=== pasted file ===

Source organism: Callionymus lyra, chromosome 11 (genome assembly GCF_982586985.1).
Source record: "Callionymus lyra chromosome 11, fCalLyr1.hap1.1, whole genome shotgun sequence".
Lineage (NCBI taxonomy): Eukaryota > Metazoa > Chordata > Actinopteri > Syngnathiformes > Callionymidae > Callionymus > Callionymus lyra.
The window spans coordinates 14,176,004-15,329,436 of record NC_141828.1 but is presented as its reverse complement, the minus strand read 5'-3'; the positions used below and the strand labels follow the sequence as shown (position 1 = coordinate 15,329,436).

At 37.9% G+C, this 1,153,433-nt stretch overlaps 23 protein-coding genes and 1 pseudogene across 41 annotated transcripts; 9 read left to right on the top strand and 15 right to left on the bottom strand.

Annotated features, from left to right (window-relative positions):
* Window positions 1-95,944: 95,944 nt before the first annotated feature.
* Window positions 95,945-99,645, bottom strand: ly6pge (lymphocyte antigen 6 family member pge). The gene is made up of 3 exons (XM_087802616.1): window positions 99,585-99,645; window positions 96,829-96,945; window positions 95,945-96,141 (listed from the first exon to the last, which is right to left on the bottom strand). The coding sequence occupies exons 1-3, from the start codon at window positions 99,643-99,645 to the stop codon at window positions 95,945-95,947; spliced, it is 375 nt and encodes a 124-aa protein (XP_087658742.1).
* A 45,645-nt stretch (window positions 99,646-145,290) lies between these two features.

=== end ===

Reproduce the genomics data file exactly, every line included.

Source organism: Callionymus lyra, chromosome 11 (genome assembly GCF_982586985.1).
Source record: "Callionymus lyra chromosome 11, fCalLyr1.hap1.1, whole genome shotgun sequence".
Lineage (NCBI taxonomy): Eukaryota > Metazoa > Chordata > Actinopteri > Syngnathiformes > Callionymidae > Callionymus > Callionymus lyra.
The window spans coordinates 14,176,004-15,329,436 of record NC_141828.1 but is presented as its reverse complement, the minus strand read 5'-3'; the positions used below and the strand labels follow the sequence as shown (position 1 = coordinate 15,329,436).

At 37.9% G+C, this 1,153,433-nt stretch overlaps 23 protein-coding genes and 1 pseudogene across 41 annotated transcripts; 9 read left to right on the top strand and 15 right to left on the bottom strand.

Annotated features, from left to right (window-relative positions):
* Window positions 1-95,944: 95,944 nt before the first annotated feature.
* Window positions 95,945-99,645, bottom strand: ly6pge (lymphocyte antigen 6 family member pge). The gene is made up of 3 exons (XM_087802616.1): window positions 99,585-99,645; window positions 96,829-96,945; window positions 95,945-96,141 (listed from the first exon to the last, which is right to left on the bottom strand). The coding sequence occupies exons 1-3, from the start codon at window positions 99,643-99,645 to the stop codon at window positions 95,945-95,947; spliced, it is 375 nt and encodes a 124-aa protein (XP_087658742.1).
* A 45,645-nt stretch (window positions 99,646-145,290) lies between these two features.